As the legislative session ended late Thursday night in Sacramento, the assembled pols found themselves at yet another crossroads regarding CEQA. They were getting ready to prove another project’s sidestepping of existing CEQA law, all in the name of making the state more competitive, or jobs, or keeping a team from moving to another state. While Democrats were generally in lockstep about the prospects of the project, Republicans complained about how granting exceptions like this one doesn’t fix the core problem.
Just about everyone including Governor Brown agrees that CEQA makes the procedural environment too difficult to get things built. It’s all too easy to create year-plus delays because of often frivolous CEQA challenges. Don’t get me wrong, many CEQA challenges have real merit. If a contaminated site needs to be cleaned and an applicant isn’t thorough about mitigation steps, CEQA provides the method to keep such abuse in check. But uses of CEQA can themselves be abusive, such when homeowners object to a project simply because it will affect their property values.
CEQA was designed to protect the environment. While it needs to be overhauled to prevent abuse, whatever programmatic changes need to be made must keep the spirit of the law intact. Judging from the debate on the Assembly floor on Thursday, it’s not clear exactly how that will happen.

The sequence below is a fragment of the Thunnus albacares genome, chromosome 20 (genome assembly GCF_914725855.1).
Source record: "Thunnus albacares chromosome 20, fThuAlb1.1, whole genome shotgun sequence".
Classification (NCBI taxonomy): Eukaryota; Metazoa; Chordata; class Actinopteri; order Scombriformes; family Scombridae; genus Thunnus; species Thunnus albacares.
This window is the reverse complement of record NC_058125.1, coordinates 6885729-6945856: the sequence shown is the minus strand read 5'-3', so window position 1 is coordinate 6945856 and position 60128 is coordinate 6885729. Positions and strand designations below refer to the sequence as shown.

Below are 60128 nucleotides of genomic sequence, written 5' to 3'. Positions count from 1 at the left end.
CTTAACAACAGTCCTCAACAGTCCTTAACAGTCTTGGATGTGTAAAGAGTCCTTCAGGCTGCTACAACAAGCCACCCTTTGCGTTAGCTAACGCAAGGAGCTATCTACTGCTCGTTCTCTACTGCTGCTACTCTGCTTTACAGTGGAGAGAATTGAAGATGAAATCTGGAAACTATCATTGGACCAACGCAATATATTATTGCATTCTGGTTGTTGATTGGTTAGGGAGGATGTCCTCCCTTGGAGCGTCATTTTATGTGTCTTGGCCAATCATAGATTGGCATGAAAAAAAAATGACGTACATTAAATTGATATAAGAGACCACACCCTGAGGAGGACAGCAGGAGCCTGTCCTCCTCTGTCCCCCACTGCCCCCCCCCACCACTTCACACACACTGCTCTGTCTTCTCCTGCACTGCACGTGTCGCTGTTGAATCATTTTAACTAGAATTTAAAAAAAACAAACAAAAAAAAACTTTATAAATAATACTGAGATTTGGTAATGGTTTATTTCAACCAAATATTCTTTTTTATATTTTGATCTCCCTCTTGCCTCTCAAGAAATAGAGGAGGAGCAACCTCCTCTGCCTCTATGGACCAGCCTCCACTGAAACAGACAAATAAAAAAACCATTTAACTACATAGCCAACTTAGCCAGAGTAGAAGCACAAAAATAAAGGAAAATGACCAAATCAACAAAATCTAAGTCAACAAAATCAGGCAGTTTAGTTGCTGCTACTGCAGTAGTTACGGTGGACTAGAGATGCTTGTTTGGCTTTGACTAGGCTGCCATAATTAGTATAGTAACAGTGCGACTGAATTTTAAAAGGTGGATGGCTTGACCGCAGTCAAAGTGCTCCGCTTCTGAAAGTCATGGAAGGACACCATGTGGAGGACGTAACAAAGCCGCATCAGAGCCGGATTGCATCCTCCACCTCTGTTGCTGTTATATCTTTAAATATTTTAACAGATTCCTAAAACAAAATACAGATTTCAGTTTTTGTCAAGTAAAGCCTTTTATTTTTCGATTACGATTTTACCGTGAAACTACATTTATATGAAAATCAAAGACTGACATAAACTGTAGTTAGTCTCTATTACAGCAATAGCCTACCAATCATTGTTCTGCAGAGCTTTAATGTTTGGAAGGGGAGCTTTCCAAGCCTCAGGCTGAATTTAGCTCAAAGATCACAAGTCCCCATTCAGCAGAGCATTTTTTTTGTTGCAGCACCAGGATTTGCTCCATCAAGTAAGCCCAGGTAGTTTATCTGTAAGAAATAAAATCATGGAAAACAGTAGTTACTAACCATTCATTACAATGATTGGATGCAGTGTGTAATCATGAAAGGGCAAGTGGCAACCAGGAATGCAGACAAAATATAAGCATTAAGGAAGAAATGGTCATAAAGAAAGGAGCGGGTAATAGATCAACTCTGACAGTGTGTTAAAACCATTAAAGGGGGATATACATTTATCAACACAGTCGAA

State Senate President Pro Tem Darrell Steinberg (D-Sacramento) did a victory lap Thursday afternoon as SB 743, the bill designed to help streamline CEQA for the Kings’ downtown Sacramento arena, was easily approved in both houses. Previous bills provided similar exemptions for other big projects. Farmers Field received an exemption because it was thought that streamlining CEQA would help bring a NFL franchise to LA. It didn’t. SF Assemblyman drafted similar legislation for the Warriors’ arena (AB 1273). And if Howard Terminal got off the ground for any kind of major project including a ballpark, it’s likely that another bill would be written to benefit that project. Given the amount of cleanup that would be required, bypass legislation is practically a given.
During the debate over AB 852, a last minute gut-and-redraft meant to impose union-backed CEQA protections over certain projects, Assemblyman Paul Fong (D-Cupertino) asked the bill’s author, Roger Dickinson (D-Sacramento), if the bill and AB 743 could help a project Fong champions in his backyard, Apple’s spaceship campus headquarters. Dickinson indicated that this was the case.
The problem with providing exceptions for big, high profile projects like stadia and convention centers (or corporate headquarters) is that they chiefly benefit the big money team owners and associated businesses who run such facilities. If we’re going to be serious about real, substantial CEQA reform, we need real legislation to get to the core problems regarding abuse and delay. That way every kind of applicant can benefit, not just incredibly wealthy business interests. Steinberg made some headway by reshaping how some areas of concern are measured, but only after he shelved SB 731, the bill he wrote as a broader approach towards real CEQA reform. Chief among the issues addressed in SB 743 are parking and traffic, both of which will now have a potentially more flexible way to define mitigations. Aesthetics are also deemphasized for certain projects. All in all, these are small but necessary steps that should modernize CEQA. Steinberg did what he needed to do to help the Kings arena, just as he promised to David Stern and the NBA’s Board of Governors. As for properly reforming CEQA? That’s for the next legislative session, I suppose.